Training and development (obstetrics and gynaecology)
This page provides useful information on the training and development for this specialty and also has tips for people at all stages of their training including medical school.
Training for obstetrics and gynaecology is a run-through training from ST1-7. Once you have been accepted at ST1, you will not need to apply again.
Training normally takes seven years, although some trainees take longer than this. The training is based on achieving different competencies, which takes some people longer than the minimum time of seven years. The length of training can vary, for example it is possible to train flexibly if you fulfil the criteria for Less than Full Time Training (LTFT).
You will normally take Part 1 examinations of the Royal College of Obstetrics and Gynaecology (MCROG) by the end of ST2 and Part 2 examinations at the end of ST5 and before progressing to ST6. You will need a demonstrable interest in and understanding of a career in O&G as practised in the UK. Experience of extra-curricular activities, achievements and interests relevant to O&G are also desirable.
Selection panels also look for evidence of academic and research achievements, which as well as additional academic qualifications include prizes, awards, distinctions, publications and presentations. An understanding of research, audit and teaching is also important as is evidence of the ability to work in a multidisciplinary team. Good leadership and organisational skills are also important.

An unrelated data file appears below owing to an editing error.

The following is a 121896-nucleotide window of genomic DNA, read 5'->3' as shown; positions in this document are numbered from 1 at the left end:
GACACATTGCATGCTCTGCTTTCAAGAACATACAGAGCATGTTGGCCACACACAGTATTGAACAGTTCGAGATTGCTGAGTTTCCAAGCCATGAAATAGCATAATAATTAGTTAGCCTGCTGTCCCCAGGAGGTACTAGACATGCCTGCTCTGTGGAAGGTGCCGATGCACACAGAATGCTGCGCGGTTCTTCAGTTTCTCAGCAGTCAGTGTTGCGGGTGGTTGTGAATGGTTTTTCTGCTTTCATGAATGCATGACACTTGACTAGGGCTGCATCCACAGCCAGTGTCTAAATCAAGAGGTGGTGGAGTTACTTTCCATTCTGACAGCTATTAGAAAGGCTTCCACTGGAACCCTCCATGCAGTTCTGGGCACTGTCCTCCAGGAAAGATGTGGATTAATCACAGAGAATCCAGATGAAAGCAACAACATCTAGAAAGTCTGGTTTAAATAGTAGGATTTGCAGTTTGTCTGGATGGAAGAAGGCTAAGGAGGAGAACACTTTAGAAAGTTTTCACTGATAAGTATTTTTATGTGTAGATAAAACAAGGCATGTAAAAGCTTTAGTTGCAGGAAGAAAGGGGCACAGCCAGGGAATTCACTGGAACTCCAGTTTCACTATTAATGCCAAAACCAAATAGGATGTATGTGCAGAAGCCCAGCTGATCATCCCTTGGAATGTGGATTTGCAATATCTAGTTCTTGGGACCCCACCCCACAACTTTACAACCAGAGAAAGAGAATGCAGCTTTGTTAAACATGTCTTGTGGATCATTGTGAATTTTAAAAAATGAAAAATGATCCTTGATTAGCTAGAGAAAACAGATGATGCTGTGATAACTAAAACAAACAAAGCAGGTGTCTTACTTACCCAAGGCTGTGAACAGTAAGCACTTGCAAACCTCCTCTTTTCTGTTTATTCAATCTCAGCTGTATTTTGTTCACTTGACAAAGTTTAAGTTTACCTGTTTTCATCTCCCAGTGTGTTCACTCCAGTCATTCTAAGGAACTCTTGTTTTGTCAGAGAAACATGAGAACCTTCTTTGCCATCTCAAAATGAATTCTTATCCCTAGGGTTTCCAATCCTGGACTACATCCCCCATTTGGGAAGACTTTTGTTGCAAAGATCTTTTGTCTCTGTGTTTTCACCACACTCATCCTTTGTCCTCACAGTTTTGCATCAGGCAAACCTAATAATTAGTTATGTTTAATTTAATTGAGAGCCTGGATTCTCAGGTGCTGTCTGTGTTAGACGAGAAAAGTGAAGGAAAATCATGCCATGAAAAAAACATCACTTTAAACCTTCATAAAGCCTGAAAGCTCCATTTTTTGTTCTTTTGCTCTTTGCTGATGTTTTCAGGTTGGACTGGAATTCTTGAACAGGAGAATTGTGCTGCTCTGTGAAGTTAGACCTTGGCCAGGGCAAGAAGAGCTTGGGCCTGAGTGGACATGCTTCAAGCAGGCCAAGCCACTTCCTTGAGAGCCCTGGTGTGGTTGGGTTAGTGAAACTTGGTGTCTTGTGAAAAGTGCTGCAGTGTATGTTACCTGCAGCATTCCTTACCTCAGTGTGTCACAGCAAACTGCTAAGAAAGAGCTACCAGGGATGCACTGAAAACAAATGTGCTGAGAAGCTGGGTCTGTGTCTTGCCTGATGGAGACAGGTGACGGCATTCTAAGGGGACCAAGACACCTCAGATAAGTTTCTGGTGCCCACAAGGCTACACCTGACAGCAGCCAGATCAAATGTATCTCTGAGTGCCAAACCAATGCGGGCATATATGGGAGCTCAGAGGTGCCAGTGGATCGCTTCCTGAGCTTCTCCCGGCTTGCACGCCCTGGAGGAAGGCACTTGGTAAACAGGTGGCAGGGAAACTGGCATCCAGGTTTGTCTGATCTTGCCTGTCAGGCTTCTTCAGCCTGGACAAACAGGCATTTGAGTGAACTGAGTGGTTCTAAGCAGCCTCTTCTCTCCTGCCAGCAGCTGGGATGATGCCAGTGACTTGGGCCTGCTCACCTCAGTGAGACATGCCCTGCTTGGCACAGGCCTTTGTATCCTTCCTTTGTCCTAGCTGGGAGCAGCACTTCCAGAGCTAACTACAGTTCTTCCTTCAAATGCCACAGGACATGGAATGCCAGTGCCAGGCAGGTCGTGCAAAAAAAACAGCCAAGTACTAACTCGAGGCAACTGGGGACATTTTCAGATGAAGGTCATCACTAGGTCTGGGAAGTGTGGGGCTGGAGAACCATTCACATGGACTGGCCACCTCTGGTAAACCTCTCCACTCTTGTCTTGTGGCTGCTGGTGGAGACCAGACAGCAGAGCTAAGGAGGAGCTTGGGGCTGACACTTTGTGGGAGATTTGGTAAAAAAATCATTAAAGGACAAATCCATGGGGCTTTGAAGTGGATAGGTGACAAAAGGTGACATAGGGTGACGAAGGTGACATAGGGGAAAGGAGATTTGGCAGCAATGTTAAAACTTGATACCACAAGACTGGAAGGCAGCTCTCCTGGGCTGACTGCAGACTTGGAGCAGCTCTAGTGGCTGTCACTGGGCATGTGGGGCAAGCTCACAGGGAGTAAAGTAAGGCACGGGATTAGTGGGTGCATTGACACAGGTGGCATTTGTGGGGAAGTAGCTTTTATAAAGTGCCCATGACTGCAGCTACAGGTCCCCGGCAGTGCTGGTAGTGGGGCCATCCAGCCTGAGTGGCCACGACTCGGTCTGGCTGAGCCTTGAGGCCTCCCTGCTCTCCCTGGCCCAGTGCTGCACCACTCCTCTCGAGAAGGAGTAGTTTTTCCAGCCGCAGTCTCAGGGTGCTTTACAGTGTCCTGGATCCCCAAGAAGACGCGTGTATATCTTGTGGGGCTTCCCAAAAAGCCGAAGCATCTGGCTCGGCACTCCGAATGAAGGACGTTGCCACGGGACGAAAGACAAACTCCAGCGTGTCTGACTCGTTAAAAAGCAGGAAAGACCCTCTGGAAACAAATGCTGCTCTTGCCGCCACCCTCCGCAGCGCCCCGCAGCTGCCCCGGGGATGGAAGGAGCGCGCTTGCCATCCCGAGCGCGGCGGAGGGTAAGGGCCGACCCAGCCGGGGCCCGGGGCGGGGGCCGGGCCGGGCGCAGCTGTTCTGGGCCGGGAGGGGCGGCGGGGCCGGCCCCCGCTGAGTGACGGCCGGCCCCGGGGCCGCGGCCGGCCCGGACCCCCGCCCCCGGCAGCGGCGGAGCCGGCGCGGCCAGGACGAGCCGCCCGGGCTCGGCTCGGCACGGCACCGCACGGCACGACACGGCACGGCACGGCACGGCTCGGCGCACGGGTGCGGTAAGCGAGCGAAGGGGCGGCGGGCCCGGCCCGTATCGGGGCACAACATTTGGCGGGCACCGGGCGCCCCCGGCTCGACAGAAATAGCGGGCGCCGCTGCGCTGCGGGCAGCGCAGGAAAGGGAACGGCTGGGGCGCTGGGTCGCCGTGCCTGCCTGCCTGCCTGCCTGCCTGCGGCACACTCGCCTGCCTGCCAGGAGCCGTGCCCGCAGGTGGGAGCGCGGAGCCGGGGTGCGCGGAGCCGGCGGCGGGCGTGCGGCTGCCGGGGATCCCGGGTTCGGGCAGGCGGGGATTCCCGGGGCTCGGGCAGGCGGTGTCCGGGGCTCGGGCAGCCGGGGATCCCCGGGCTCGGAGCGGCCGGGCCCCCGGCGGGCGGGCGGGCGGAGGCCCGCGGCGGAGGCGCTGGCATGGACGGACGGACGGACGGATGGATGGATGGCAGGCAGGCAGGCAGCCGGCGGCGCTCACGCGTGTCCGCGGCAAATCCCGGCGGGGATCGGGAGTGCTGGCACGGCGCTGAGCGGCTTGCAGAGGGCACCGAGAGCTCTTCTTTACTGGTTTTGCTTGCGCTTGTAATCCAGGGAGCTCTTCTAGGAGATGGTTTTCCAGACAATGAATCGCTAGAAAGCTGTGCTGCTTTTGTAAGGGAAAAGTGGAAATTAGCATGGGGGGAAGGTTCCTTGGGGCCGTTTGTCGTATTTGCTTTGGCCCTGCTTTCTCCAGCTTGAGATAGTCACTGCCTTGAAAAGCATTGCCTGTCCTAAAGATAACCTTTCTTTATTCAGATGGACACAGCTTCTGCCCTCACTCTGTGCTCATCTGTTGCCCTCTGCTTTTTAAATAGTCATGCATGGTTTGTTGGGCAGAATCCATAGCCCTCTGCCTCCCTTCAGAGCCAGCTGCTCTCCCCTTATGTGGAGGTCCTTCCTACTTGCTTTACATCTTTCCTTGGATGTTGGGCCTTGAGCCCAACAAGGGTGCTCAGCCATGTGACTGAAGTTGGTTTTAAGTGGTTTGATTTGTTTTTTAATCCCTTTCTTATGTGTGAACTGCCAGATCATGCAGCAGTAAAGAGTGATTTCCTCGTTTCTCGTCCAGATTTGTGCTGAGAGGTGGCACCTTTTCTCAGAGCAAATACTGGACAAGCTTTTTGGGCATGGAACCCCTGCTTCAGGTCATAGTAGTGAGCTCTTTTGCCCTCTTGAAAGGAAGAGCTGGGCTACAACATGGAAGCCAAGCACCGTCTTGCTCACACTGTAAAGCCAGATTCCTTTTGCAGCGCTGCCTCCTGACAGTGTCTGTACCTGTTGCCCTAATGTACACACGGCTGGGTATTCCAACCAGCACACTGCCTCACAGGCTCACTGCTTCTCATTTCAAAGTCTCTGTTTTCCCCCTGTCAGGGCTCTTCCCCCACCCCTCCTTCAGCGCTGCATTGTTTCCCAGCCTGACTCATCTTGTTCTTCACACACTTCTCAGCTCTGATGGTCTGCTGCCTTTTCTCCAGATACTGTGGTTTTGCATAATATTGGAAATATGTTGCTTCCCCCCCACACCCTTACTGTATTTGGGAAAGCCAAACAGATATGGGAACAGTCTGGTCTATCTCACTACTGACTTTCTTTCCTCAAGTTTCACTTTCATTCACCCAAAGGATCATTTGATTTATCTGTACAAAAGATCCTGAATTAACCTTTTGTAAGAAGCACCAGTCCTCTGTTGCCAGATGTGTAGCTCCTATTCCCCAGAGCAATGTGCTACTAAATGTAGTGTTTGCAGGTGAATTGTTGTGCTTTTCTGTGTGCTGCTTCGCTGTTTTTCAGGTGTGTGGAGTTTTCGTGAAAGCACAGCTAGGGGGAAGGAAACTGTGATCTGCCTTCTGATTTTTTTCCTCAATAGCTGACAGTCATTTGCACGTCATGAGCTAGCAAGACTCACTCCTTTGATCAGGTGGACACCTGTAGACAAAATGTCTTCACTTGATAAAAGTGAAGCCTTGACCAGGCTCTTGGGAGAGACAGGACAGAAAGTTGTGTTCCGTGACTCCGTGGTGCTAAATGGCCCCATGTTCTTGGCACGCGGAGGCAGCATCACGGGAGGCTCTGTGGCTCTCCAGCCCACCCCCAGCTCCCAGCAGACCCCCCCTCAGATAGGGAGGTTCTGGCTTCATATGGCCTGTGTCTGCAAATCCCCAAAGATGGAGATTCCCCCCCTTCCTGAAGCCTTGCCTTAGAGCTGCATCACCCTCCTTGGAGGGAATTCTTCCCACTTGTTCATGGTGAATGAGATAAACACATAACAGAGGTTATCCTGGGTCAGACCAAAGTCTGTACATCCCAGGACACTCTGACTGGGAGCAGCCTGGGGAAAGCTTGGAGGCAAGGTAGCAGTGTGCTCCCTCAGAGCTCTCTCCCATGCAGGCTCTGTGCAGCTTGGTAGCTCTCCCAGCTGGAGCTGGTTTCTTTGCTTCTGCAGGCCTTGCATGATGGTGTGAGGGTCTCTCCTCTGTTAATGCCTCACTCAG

You will also need an Advanced Life Support Certificate from the Resuscitation Council UK or equivalent. You also need 18 months’ or less experience in O&G not including foundation modules at the start date. An intercalated degree and or higher academic qualifications (such as a PhD or MD) are also desirable. Relevant experience in other specialties which would complement a career in O&G is also desirable.
The GMC provides information on the curriculum for obstetrics and gynaecology training.
- Find out more information on the NHS Specialty Training website for more information.
Getting in tips
It is important to develop your practical skills and interest in obstetrics and gynaecology as early as you can. This will also give you valuable experience to add to your CV.
Tips for medical students
- attend conferences on obstetrics and gynaecology – this will give you an opportunity to network and meet your future colleagues
- undertake a placement in O&G
- undertake a student selected module or project in O&G and choose an elective in this area
- undertake an elective in O&G – perhaps in the developing world
- register with the Royal College of Obstetricians and Gynaecologists (RCOG) website – they offer a range of services including careers fairs and academic and medical school events and prizes. Their Junior Careers Officer can also provide advice
Tips for foundation trainees
- make contact with O&G department in your hospital and find out how you can get involved
- aim to get a rotation in O&G
- try to ensure your e-portfolio has relevant experience with O&G and that this is kept properly up-to-date
- try to gain teaching and management experience
- register with the RCOG website as above
- it is sometimes possible to take your Part 1 RCOG exams during foundation training – find out if this might work for you
Tips for core and specialist trainees
- study for the examinations for the membership of the RCOG
- undertake a relevant research project
- try to get some of your work published and present at national and international meetings
- teach junior colleagues
- take on any management opportunities you are offered
- join the RCOG at the pre-membership trainee grade